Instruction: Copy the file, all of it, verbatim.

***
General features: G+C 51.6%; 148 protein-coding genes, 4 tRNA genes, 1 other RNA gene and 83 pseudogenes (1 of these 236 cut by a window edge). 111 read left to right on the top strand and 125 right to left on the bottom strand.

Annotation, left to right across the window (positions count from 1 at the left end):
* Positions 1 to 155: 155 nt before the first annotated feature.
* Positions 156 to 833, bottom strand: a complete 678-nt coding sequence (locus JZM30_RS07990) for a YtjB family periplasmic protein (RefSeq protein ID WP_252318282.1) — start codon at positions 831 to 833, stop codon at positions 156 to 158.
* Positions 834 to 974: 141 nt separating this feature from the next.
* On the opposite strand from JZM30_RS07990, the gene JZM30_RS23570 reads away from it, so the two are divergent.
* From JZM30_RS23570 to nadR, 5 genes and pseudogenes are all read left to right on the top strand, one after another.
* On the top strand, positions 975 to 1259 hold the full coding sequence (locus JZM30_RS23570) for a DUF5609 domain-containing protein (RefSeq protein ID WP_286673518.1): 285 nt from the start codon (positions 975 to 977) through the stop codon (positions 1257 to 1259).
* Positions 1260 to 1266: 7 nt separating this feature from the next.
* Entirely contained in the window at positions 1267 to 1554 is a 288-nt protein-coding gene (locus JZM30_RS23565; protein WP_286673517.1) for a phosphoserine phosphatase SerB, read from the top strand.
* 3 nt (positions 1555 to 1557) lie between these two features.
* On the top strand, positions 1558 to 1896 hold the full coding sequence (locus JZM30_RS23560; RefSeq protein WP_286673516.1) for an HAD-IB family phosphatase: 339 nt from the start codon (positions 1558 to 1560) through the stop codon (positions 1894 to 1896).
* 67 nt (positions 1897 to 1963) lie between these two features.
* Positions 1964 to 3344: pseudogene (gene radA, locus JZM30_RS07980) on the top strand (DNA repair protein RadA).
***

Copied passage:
General features: G+C 51.6%; 148 protein-coding genes, 4 tRNA genes, 1 other RNA gene and 83 pseudogenes (1 of these 236 cut by a window edge). 111 read left to right on the top strand and 125 right to left on the bottom strand.

Annotation, left to right across the window (positions count from 1 at the left end):
* Positions 1 to 155: 155 nt before the first annotated feature.
* Positions 156 to 833, bottom strand: a complete 678-nt coding sequence (locus JZM30_RS07990) for a YtjB family periplasmic protein (RefSeq protein ID WP_252318282.1) — start codon at positions 831 to 833, stop codon at positions 156 to 158.
* Positions 834 to 974: 141 nt separating this feature from the next.
* On the opposite strand from JZM30_RS07990, the gene JZM30_RS23570 reads away from it, so the two are divergent.
* From JZM30_RS23570 to nadR, 5 genes and pseudogenes are all read left to right on the top strand, one after another.
* On the top strand, positions 975 to 1259 hold the full coding sequence (locus JZM30_RS23570) for a DUF5609 domain-containing protein (RefSeq protein ID WP_286673518.1): 285 nt from the start codon (positions 975 to 977) through the stop codon (positions 1257 to 1259).
* Positions 1260 to 1266: 7 nt separating this feature from the next.
* Entirely contained in the window at positions 1267 to 1554 is a 288-nt protein-coding gene (locus JZM30_RS23565; protein WP_286673517.1) for a phosphoserine phosphatase SerB, read from the top strand.
* 3 nt (positions 1555 to 1557) lie between these two features.
* On the top strand, positions 1558 to 1896 hold the full coding sequence (locus JZM30_RS23560; RefSeq protein WP_286673516.1) for an HAD-IB family phosphatase: 339 nt from the start codon (positions 1558 to 1560) through the stop codon (positions 1894 to 1896).
* 67 nt (positions 1897 to 1963) lie between these two features.
* Positions 1964 to 3344: pseudogene (gene radA, locus JZM30_RS07980) on the top strand (DNA repair protein RadA).